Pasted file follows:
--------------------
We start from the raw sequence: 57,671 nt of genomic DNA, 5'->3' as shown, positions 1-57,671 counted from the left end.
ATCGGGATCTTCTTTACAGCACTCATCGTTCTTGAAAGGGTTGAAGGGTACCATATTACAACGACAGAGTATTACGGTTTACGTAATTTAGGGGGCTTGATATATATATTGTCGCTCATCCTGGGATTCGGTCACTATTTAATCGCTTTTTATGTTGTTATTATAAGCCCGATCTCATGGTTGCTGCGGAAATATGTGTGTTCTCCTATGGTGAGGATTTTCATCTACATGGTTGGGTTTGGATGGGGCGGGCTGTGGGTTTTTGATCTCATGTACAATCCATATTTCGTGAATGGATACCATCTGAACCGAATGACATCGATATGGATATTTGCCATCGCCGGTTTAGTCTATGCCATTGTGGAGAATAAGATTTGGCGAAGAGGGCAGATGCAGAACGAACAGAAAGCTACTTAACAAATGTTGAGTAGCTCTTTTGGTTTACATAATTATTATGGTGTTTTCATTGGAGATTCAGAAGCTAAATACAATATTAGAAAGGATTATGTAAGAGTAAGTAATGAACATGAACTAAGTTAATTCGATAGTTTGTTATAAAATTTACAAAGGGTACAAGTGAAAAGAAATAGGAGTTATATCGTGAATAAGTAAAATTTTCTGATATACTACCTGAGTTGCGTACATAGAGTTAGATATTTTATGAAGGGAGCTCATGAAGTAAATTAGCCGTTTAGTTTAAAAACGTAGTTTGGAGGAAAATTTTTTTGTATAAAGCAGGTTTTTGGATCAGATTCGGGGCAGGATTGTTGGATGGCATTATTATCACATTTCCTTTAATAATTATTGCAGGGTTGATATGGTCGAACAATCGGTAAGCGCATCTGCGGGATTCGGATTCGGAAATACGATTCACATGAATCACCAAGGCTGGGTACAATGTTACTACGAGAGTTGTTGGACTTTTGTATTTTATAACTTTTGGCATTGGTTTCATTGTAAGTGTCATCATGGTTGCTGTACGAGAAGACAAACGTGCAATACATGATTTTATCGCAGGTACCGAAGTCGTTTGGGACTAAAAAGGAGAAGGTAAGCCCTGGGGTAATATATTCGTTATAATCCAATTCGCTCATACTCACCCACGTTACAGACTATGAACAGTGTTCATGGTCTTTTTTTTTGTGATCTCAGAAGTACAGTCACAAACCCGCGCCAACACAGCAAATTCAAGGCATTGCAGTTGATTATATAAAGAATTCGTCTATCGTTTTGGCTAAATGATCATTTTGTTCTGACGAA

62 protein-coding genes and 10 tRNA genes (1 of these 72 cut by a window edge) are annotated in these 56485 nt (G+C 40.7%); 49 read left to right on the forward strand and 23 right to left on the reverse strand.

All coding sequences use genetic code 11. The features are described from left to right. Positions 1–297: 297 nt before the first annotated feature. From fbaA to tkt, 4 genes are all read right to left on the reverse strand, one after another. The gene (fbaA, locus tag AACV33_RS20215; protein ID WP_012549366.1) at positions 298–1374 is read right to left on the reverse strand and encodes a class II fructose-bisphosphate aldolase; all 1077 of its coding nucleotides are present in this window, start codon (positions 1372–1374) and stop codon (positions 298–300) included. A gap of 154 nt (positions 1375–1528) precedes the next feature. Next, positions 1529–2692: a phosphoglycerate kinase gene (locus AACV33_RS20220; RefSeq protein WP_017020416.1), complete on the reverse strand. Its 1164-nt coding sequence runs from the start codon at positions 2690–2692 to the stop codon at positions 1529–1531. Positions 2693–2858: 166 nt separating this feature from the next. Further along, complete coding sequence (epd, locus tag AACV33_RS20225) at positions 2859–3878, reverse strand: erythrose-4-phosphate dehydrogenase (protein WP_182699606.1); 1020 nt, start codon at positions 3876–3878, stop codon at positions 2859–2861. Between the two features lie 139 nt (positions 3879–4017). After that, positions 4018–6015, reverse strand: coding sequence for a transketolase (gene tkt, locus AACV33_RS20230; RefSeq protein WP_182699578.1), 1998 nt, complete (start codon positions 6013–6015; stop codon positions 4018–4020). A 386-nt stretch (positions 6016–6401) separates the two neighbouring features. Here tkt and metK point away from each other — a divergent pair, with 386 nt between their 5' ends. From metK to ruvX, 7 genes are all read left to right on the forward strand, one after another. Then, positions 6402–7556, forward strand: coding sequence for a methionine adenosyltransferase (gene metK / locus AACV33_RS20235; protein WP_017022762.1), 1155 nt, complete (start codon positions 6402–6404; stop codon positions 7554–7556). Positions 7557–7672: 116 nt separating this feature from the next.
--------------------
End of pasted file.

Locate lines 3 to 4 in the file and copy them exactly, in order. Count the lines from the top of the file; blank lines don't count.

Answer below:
62 protein-coding genes and 10 tRNA genes (1 of these 72 cut by a window edge) are annotated in these 56485 nt (G+C 40.7%); 49 read left to right on the forward strand and 23 right to left on the reverse strand.

All coding sequences use genetic code 11. The features are described from left to right. Positions 1–297: 297 nt before the first annotated feature. From fbaA to tkt, 4 genes are all read right to left on the reverse strand, one after another. The gene (fbaA, locus tag AACV33_RS20215; protein ID WP_012549366.1) at positions 298–1374 is read right to left on the reverse strand and encodes a class II fructose-bisphosphate aldolase; all 1077 of its coding nucleotides are present in this window, start codon (positions 1372–1374) and stop codon (positions 298–300) included. A gap of 154 nt (positions 1375–1528) precedes the next feature. Next, positions 1529–2692: a phosphoglycerate kinase gene (locus AACV33_RS20220; RefSeq protein WP_017020416.1), complete on the reverse strand. Its 1164-nt coding sequence runs from the start codon at positions 2690–2692 to the stop codon at positions 1529–1531. Positions 2693–2858: 166 nt separating this feature from the next. Further along, complete coding sequence (epd, locus tag AACV33_RS20225) at positions 2859–3878, reverse strand: erythrose-4-phosphate dehydrogenase (protein WP_182699606.1); 1020 nt, start codon at positions 3876–3878, stop codon at positions 2859–2861. Between the two features lie 139 nt (positions 3879–4017). After that, positions 4018–6015, reverse strand: coding sequence for a transketolase (gene tkt, locus AACV33_RS20230; RefSeq protein WP_182699578.1), 1998 nt, complete (start codon positions 6013–6015; stop codon positions 4018–4020). A 386-nt stretch (positions 6016–6401) separates the two neighbouring features. Here tkt and metK point away from each other — a divergent pair, with 386 nt between their 5' ends. From metK to ruvX, 7 genes are all read left to right on the forward strand, one after another. Then, positions 6402–7556, forward strand: coding sequence for a methionine adenosyltransferase (gene metK / locus AACV33_RS20235; protein WP_017022762.1), 1155 nt, complete (start codon positions 6402–6404; stop codon positions 7554–7556). Positions 7557–7672: 116 nt separating this feature from the next.